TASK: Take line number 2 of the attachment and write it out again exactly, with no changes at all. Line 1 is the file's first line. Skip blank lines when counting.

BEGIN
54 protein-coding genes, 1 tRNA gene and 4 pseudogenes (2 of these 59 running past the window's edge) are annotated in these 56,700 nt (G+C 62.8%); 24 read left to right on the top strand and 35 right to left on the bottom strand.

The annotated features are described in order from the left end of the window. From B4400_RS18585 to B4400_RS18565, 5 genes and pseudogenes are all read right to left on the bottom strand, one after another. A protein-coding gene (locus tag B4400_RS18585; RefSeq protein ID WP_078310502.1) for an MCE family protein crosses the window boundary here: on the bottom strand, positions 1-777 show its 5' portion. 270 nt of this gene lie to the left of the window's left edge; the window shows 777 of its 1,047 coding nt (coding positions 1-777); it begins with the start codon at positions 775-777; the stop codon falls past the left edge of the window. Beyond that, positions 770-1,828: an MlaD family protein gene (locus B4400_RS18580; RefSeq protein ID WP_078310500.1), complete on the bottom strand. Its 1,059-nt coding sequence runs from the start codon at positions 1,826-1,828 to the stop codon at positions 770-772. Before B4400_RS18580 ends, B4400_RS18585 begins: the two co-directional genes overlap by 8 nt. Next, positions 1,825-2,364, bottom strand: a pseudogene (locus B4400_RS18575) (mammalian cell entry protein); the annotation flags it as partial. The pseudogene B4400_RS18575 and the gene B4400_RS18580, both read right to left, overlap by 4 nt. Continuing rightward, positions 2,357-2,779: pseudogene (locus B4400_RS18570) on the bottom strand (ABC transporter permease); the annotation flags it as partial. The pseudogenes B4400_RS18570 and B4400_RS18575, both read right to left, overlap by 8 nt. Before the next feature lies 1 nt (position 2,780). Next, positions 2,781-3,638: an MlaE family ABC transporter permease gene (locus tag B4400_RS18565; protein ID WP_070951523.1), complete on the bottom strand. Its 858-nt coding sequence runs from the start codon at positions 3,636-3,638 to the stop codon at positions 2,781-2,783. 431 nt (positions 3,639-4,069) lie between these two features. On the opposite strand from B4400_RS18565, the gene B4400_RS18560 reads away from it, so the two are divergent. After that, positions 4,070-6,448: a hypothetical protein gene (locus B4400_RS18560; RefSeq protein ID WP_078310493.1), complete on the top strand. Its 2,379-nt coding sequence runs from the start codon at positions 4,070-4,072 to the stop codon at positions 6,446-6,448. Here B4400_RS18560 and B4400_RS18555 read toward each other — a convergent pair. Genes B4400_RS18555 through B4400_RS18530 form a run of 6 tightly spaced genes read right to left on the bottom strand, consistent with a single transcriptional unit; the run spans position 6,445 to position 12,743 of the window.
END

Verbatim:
The annotated features are described in order from the left end of the window. From B4400_RS18585 to B4400_RS18565, 5 genes and pseudogenes are all read right to left on the bottom strand, one after another. A protein-coding gene (locus tag B4400_RS18585; RefSeq protein ID WP_078310502.1) for an MCE family protein crosses the window boundary here: on the bottom strand, positions 1-777 show its 5' portion. 270 nt of this gene lie to the left of the window's left edge; the window shows 777 of its 1,047 coding nt (coding positions 1-777); it begins with the start codon at positions 775-777; the stop codon falls past the left edge of the window. Beyond that, positions 770-1,828: an MlaD family protein gene (locus B4400_RS18580; RefSeq protein ID WP_078310500.1), complete on the bottom strand. Its 1,059-nt coding sequence runs from the start codon at positions 1,826-1,828 to the stop codon at positions 770-772. Before B4400_RS18580 ends, B4400_RS18585 begins: the two co-directional genes overlap by 8 nt. Next, positions 1,825-2,364, bottom strand: a pseudogene (locus B4400_RS18575) (mammalian cell entry protein); the annotation flags it as partial. The pseudogene B4400_RS18575 and the gene B4400_RS18580, both read right to left, overlap by 4 nt. Continuing rightward, positions 2,357-2,779: pseudogene (locus B4400_RS18570) on the bottom strand (ABC transporter permease); the annotation flags it as partial. The pseudogenes B4400_RS18570 and B4400_RS18575, both read right to left, overlap by 8 nt. Before the next feature lies 1 nt (position 2,780). Next, positions 2,781-3,638: an MlaE family ABC transporter permease gene (locus tag B4400_RS18565; protein ID WP_070951523.1), complete on the bottom strand. Its 858-nt coding sequence runs from the start codon at positions 3,636-3,638 to the stop codon at positions 2,781-2,783. 431 nt (positions 3,639-4,069) lie between these two features. On the opposite strand from B4400_RS18565, the gene B4400_RS18560 reads away from it, so the two are divergent. After that, positions 4,070-6,448: a hypothetical protein gene (locus B4400_RS18560; RefSeq protein ID WP_078310493.1), complete on the top strand. Its 2,379-nt coding sequence runs from the start codon at positions 4,070-4,072 to the stop codon at positions 6,446-6,448. Here B4400_RS18560 and B4400_RS18555 read toward each other — a convergent pair. Genes B4400_RS18555 through B4400_RS18530 form a run of 6 tightly spaced genes read right to left on the bottom strand, consistent with a single transcriptional unit; the run spans position 6,445 to position 12,743 of the window.